Thursday, January 7, 2021

South Pacific Fury

Australian born novelist James Edmond Macdonnell (1917-2002) utilized pseudonyms including Kerry Mitchell, Michael Owen and variations of his own name to construct a robust catalog of literary work. Fans of spy-fiction may recognize the name James Dark, a pseudonym that Macdonnell used to write the 14-book Mark Hood series from 1965-1970. My first experience with Macdonnell is South Pacific Fury, one of nearly 150 naval mens-action adventure novels authored by Macdonnell for Australian publisher Horwitz (the same international publisher that printed Carter Brown). South Pacific Fury was originally published by Horwitz in 1968 and subsequently published in the US by Signet with cover art featuring model Steve Holland (Doc Savage).

Like the name suggests, the novel's premise is about a U.S. PT44 torpedo boat in action in World War 2's Pacific Theater. The main character is Captain Walt Kenyon, an admirable hero who commands his small crew to perform at their peak despite the overwhelming odds. In the book's exciting opening pages, Kenyon's crew shoot down a Japanese “Zeke”, a common Japanese fighter craft formally called the A6M Zero. After discussing the plane's placement and mission, the crew then intercepts a Japanese Destroyer in a harrowing firefight.

While these early hit-and-run exercises are a pleasurable reading experience, South Pacific Fury thankfully settles into a central plot. A Coastwatcher named Cook has become trapped on Golo Island, now completely occupied by enemy forces. After months of relaying strategic codes and instructions, the Navy doesn't want to abandon him. Orders are given to Kenyon's crew to circumvent a large Japanese fleet in an effort to successfully rescue Cook from behind enemy lines.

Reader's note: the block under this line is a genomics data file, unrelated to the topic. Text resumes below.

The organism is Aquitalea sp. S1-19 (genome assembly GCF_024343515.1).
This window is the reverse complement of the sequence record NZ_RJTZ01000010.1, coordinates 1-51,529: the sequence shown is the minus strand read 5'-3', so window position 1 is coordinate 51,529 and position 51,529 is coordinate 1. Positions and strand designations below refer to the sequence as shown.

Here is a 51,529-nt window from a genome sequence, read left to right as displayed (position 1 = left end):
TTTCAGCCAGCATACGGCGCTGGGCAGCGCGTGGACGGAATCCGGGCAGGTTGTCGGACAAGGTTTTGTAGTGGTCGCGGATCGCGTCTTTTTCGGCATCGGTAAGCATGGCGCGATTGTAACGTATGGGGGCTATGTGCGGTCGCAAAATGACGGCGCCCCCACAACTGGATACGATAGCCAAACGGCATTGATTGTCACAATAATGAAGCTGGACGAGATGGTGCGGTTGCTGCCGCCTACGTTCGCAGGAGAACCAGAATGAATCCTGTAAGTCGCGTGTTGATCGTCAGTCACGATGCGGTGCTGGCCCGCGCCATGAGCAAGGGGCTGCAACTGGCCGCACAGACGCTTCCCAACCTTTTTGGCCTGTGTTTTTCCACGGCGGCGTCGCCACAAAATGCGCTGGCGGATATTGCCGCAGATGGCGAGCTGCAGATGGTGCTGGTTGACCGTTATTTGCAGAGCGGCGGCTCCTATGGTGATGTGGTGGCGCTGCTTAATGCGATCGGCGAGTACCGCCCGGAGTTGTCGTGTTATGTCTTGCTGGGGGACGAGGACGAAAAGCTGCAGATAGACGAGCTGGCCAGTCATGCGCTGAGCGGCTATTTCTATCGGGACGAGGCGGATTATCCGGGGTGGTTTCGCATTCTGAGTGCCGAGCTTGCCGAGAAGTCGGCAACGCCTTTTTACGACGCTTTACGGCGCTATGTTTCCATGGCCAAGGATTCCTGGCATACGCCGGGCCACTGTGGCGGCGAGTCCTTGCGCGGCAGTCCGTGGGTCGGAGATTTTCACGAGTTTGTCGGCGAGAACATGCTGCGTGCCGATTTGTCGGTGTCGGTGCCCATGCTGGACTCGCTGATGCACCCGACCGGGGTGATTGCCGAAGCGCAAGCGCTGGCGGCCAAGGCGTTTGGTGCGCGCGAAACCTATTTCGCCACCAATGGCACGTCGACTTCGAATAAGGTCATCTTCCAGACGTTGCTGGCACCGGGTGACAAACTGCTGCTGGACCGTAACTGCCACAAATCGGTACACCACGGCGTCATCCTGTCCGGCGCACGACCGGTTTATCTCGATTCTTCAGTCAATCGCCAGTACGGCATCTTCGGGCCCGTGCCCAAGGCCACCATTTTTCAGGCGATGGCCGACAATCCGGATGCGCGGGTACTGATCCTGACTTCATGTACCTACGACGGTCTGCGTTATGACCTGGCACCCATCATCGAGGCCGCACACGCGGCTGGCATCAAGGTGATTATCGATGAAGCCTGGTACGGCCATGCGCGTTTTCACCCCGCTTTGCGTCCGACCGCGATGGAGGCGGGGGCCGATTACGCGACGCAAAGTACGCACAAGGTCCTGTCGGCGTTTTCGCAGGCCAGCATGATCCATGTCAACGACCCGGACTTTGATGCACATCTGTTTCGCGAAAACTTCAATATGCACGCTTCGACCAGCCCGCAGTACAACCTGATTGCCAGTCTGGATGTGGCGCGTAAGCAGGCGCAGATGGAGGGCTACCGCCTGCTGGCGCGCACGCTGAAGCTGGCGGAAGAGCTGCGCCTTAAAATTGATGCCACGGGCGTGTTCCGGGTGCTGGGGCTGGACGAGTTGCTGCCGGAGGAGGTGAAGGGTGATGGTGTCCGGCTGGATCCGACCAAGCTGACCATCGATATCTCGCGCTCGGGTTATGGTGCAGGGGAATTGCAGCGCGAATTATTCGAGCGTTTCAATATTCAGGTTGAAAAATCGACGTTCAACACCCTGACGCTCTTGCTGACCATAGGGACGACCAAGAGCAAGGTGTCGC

In some ways this reminded me of the excellent novel Skylark Mission, written by Marvin Albert under the British-sounding pseudonym Ian MacAlister. Like that adventure, the exploits of Cook surviving on the island and avoiding detection are carefully inserted into alternating chapters that really helped me escape the small confines of Kenyon's boat. This novel of “land and sea” ratcheted up the suspense and action through the use of both perspectives.

South Pacific Fury is an outstanding work of war-fiction and, to the detriment of my wallet, has led me down the rabbit hole of Macdonnell's body of work. Highly recommended!

Buy a copy of this book HERE


  1. How I love the fact that no matter how well read I think I am in the men's adventure and/or Western genres there's always another author (in this case one with over 150 titles to his name) I've never heard of before. Okay, I am familiar with Macdonnell's James Dark pseudonym and read his Mark Hood spy books under that name many years ago, but South Pacific Fury and his apparently plentiful men's adventure novels have eluded me. Must track this one down ASAP if only for the fantastic cover art alone...

  2. You guys keep costing me money. I just spent seven bucks for a nice reading copy of this on Amazon. Thanks for the great review.

  3. Glad to see you finally enter the rabbit hole that is J. E. MacDonnell. I strongly recommend his 'The Snake Boats'. It was inspired by actual covert operations and I feel it was one the author enjoyed writing as it contains some wonderfully Australian humor at strategic points.